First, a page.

gaza or west bank shaped by terrorist organizations, hateful propaganda, wo they have strapped bombs around their waists and blown themselves up? you say i'm afraid the answer is yes. do you feel like there's nothing you can do to stop a person from committing a horrible act of violence? >> oh, there's absolutely things we can do to stop them. frankly i break that down in three different major things you can do. you can stop them from getting weapons. you can stop them from having access to targets. or you can identify them based on their intent. >> adam, how do you do this? how do you do take aware the desire? there's a great desire for fame and glory for a lot of folks that do this, and even the terrorists are celebrated as martyrs. how do you draw attention? how do you have a public conversation about these kinds of people and mass killings without glorifying or encouraging others who might
shoot? >> frankly, one of the problems is there's this kind of fascination with these killers that a lot of average, you know, good people have, but we need to be a little bit more disciplined than that. the parallel i would make in terms of changing how we operate is with the way the u.s. handles people who run on the field in a baseball game or football game. television networks have made the decision that if that happens, they do not show that individual specifically because they know that individual wants attention. they say we're not going to give these people the fame and glory that they want. >> all right. thank you. appreciate it. very interesting article, and kind of the assessment that you made, the studies you've had. thank you. appreciate it. another major issue on the president's desk right now beyond gun violence and, of course, what to do about the tax hike that almost all americans could face in less than two weeks if washington and congress and the president do not act.
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second hour. the funerals are part of the good-byes in newtown. also today president obama announces the first steps towards changing gun policies and other issues raised by the newtown tragedy. he's appointing vice president biden to work with cabinet departments and outside groups to come up reforms. the president wants to move fast on reforms. he gave the vice president one month to come up with recommendations for gun control and mental health. listen.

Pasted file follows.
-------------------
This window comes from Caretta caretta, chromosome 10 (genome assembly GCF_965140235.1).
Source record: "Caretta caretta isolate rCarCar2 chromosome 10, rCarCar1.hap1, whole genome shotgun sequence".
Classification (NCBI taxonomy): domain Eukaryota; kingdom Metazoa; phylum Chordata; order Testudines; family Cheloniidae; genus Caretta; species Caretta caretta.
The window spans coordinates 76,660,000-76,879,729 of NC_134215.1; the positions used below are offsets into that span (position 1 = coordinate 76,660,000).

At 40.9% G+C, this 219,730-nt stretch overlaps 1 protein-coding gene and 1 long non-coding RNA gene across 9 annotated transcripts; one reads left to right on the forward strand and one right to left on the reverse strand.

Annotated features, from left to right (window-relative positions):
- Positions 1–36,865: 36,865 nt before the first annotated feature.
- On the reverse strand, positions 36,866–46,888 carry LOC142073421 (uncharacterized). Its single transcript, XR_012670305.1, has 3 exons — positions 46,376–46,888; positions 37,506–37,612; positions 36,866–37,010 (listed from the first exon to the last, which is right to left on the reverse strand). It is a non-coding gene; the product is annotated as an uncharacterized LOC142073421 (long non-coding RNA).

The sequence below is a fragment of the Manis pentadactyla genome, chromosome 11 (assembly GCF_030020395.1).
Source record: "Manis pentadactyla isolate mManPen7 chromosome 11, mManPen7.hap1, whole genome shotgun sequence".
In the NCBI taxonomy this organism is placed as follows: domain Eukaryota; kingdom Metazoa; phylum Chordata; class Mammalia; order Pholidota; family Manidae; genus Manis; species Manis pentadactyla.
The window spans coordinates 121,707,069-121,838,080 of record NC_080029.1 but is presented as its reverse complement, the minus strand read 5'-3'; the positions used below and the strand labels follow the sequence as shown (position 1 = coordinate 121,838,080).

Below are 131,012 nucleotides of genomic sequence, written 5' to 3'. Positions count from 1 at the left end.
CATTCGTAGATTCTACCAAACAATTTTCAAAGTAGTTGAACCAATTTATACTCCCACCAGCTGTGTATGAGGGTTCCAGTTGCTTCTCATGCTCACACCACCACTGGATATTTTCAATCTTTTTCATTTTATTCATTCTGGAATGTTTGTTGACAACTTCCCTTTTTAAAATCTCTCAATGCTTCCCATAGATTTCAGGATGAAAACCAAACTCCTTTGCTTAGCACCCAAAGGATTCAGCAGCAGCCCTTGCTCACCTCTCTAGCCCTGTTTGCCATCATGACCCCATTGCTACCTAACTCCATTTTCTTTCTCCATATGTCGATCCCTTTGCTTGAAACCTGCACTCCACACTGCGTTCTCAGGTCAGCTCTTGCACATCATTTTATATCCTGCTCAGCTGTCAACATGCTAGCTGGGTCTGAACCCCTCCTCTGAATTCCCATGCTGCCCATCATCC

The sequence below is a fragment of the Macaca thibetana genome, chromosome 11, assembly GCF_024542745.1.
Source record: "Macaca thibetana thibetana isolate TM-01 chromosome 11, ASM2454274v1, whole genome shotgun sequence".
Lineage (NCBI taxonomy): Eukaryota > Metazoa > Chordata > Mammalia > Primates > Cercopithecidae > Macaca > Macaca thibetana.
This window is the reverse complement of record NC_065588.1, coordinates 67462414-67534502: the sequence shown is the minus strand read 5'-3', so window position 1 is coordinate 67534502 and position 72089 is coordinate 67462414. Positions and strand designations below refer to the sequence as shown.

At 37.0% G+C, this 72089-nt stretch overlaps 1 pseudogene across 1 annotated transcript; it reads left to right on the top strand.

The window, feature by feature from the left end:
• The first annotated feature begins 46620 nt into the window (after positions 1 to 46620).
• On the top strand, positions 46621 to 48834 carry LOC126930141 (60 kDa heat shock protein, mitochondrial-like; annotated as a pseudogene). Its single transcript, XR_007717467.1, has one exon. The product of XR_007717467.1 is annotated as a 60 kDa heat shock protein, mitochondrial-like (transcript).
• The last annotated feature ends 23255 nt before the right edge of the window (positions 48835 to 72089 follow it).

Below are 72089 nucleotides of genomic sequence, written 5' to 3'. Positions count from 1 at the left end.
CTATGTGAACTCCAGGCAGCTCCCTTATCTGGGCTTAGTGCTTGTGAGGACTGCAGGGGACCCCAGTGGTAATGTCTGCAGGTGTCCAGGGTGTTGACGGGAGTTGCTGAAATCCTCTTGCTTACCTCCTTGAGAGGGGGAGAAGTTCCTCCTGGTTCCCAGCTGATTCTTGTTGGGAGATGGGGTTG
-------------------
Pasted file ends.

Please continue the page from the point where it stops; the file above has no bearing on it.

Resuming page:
>> i'm also betting that the majority, the vast majority of responsible law-abiding gun owners would be some of the first to say that we should be able to keep an irresponsible law breaking few from buying a weapon of war. i'm willing to bet that they don't think that using a gun and using common sense are incompatible ideas. that an unbalanced man shouldn't be able to get his mans on a military style assault rifle so easily. >> we'll bring in candy crowley. we were both watching the president moments ago. he called for congress to compromise. he said if this past week has done anything, it should give us perspective on what is important. do you think the president's message and this agency, this task force he has developed, do you think that is going to convince lawmakers to sit down and actually work out and compromise something as controversial as an assault weapons ban? >> it will be interesting to see
how controversial an assault weapons ban which was in place for ten years before all of congress, republicans and democrats, let it expire. it's interesting to see if that isn't an issue whose time has reappeared. you know, i don't think we have time to take the pulse. right now a lot of folks are caught up in a lot of back and forth. i think you may see that in congress there is some willingness at least to look at this as part of a whole concept of mental health along with the culture, et cetera, et cetera. remember that there are a lot of things the president can do on his own. he's president. he's got all the agencies, the department of education, health and human services, the firearms and tobacco agency, all of those things. he can pour money into things that might help in mental health for school safety. he can do any number of things, and i suspect that's what he's